The Greeks miraculously prevented any message from Hamilcar regarding calvary reinforcements from getting out of his camp, as his foe, Gelon of Syracuse, set up camp in the east bank of the River Himeras opposite of the city so as to avoid being outflanked by attacks from the west. Gelon decided to unleash an attack on Hamilcar's forces at the same time that his ally Theron led his forces out of the walls of Himera to also assault Hamilcar. The two-prong attack worked wonderfully, and as both sides decimated Hamilcar's forces, Hamilcar himself was caught completely unaware, having dressed in priestly robes to offer a sacrifice to Poseidon for victory. He was killed and cast into the sea next to those he recently slaughtered. Carthage was forced to give 2000 talents as ransom to ensure that Gelon wouldn't order an assault on Carthage by sea after his triumphant victory. The Battle of Himeras (likely to have taken place on the same day that Leonidas and his men gave their last defense at the Hot Gates) was viewed as a glorious victory that rivaled even the success of Salamis, warding off an African threat to Sicily and other Western nations for many years to come.

*N.B: This essay is based in part on Ernle Bradford's book, Thermopylae: The Battle for the West, republished by De Capo Press in 1980, and Great Books of the Western World, Vol. 6: Herodotus – Thucydides, edited by Robert Maynard Hutchins (Encyclopedia Britannica, 1952), On Fate, examining the works by Herodotus and Thucydides; Ellis Washington, The Progressive Revolution, Vol. 5 (2017), pp. 153-56.

*To be continued in Part III, which will summarize the series and fully incorporate and compare the elements of the Greco-Persian Wars to the political war that rattled America in the historic impeachment trial of President Donald Trump.

© Stone Washington


The views expressed by RenewAmerica columnists are their own and do not necessarily reflect the position of RenewAmerica or its affiliates.
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Stone Washington

Stone Washington is a PhD student in the Trachtenberg School at George Washington University. Stone is employed as a Research Fellow for the Competitive Enterprise Institute, focusing on economic policy as part of the Center for Advancing Capitalism. Previously, he completed a traineeship with the U.S. Securities and Exchange Commission. He was also a Research Assistant at the Manhattan Institute, serving as an extension from his time in the Collegiate Associate Program. During this time, he worked as a Graduate Teaching Assistant in Clemson's Department of Political Science and served as a WAC Practicum Fellow for the Pearce Center for Professional Communication. Stone is also a member of the Steamboat Institute's Emerging Leaders Council.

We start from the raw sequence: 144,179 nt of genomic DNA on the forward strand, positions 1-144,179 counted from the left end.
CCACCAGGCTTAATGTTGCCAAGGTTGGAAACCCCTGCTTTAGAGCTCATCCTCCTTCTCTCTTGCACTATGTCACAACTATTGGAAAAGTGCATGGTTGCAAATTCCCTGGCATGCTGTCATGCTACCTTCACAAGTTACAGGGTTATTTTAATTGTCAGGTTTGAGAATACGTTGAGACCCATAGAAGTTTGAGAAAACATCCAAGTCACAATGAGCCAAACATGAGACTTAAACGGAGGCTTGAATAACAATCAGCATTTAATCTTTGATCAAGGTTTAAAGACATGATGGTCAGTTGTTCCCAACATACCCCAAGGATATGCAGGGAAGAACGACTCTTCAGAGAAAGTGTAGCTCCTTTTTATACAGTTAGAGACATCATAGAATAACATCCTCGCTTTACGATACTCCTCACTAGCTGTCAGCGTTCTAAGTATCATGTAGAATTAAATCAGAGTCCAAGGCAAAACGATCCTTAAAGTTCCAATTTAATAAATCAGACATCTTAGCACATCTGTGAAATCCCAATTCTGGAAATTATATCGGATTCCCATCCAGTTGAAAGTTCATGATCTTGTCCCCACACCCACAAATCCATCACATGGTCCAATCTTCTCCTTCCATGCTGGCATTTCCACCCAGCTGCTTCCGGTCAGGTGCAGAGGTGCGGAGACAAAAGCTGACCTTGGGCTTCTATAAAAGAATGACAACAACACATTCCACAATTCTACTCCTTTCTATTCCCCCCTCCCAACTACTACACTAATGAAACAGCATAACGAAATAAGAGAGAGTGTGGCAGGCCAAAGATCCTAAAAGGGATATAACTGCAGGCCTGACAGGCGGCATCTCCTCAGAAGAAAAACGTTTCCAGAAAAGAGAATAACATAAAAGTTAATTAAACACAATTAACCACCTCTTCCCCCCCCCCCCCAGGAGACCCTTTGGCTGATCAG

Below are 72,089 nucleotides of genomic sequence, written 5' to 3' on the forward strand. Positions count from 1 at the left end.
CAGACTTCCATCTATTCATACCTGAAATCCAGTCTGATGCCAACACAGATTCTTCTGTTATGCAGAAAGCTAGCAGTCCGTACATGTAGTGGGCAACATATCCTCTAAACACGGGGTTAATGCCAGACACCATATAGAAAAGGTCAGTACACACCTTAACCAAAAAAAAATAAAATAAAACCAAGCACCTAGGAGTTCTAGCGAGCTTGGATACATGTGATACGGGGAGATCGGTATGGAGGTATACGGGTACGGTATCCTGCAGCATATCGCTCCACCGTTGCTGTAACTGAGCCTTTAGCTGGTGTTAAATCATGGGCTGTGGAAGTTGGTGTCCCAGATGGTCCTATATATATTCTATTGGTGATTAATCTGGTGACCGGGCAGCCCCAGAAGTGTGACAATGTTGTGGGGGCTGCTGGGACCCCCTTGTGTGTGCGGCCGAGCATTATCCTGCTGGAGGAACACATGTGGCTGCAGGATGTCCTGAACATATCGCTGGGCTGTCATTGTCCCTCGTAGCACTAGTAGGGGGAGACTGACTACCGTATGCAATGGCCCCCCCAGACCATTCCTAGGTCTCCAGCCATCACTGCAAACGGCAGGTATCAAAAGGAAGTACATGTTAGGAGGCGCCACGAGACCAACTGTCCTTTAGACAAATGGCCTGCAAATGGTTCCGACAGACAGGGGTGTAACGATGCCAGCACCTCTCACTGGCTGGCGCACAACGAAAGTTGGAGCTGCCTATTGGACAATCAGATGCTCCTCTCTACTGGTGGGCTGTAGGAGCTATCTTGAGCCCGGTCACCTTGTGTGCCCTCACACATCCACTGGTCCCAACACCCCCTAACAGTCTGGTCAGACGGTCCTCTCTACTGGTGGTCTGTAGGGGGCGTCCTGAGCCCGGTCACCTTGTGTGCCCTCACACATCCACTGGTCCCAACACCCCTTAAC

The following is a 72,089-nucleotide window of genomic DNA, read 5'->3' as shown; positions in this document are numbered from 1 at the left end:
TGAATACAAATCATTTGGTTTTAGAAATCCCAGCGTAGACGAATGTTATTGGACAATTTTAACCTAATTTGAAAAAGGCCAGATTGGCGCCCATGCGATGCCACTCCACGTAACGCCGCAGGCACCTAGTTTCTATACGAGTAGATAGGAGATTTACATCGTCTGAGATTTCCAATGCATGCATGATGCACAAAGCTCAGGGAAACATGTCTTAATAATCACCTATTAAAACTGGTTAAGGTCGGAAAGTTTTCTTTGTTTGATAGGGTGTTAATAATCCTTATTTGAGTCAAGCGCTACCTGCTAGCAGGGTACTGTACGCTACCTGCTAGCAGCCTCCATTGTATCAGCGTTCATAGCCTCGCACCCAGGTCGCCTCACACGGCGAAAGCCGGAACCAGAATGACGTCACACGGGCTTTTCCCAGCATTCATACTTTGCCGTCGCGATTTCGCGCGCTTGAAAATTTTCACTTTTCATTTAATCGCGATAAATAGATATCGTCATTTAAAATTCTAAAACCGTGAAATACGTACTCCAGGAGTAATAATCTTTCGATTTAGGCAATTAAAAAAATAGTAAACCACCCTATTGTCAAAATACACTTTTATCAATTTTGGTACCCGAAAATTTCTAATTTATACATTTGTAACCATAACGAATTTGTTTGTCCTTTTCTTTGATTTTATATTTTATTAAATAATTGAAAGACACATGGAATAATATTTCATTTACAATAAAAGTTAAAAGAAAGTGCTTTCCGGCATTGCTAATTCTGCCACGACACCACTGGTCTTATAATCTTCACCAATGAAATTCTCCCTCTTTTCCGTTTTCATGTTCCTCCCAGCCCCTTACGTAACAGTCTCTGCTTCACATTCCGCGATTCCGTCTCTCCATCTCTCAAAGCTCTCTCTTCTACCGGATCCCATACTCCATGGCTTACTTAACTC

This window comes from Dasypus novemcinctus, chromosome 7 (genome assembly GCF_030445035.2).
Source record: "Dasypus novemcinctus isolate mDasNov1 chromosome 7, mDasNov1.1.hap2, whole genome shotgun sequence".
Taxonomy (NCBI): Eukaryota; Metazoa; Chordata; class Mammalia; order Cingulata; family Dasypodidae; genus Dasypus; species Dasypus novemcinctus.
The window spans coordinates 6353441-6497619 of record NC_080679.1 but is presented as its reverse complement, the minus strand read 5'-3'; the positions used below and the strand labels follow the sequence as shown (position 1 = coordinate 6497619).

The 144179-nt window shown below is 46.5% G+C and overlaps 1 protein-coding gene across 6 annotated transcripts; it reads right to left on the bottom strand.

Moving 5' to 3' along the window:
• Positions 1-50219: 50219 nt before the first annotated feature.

Stone possesses a Graduate Certificate in Public Administration from Clemson University, a Juris Master from Emory University School of Law, and a Bachelor of Arts in History from Clemson University. While studying at Emory Law, Stone was featured in an exclusive JM Student Spotlight, highlighting his most memorable law school experience. He has completed a journalism fellowship at The Daily Caller, is an alumnus of the Young Leader's Program at The Heritage Foundation, and served as a former student intern/Editor for Decipher Magazine. Some of Stone's articles can be found at, which often provide a critical analysis of prominent works of classical literature and its correlations to American history and politics. Stone is a member of the Project 21 Black Leadership Network, and has written a number of policy-related op-eds for the Wall Street Journal, The Washington Times, The College Fix, Real Clear Policy, and City Journal. In addition, Stone is listed in the Marquis Who's Who in America and is a member of the Golden Key International Honour Society. Friend him on his Facebook page, also his Twitter handle: @StoneZone47 and Instagram. Email him at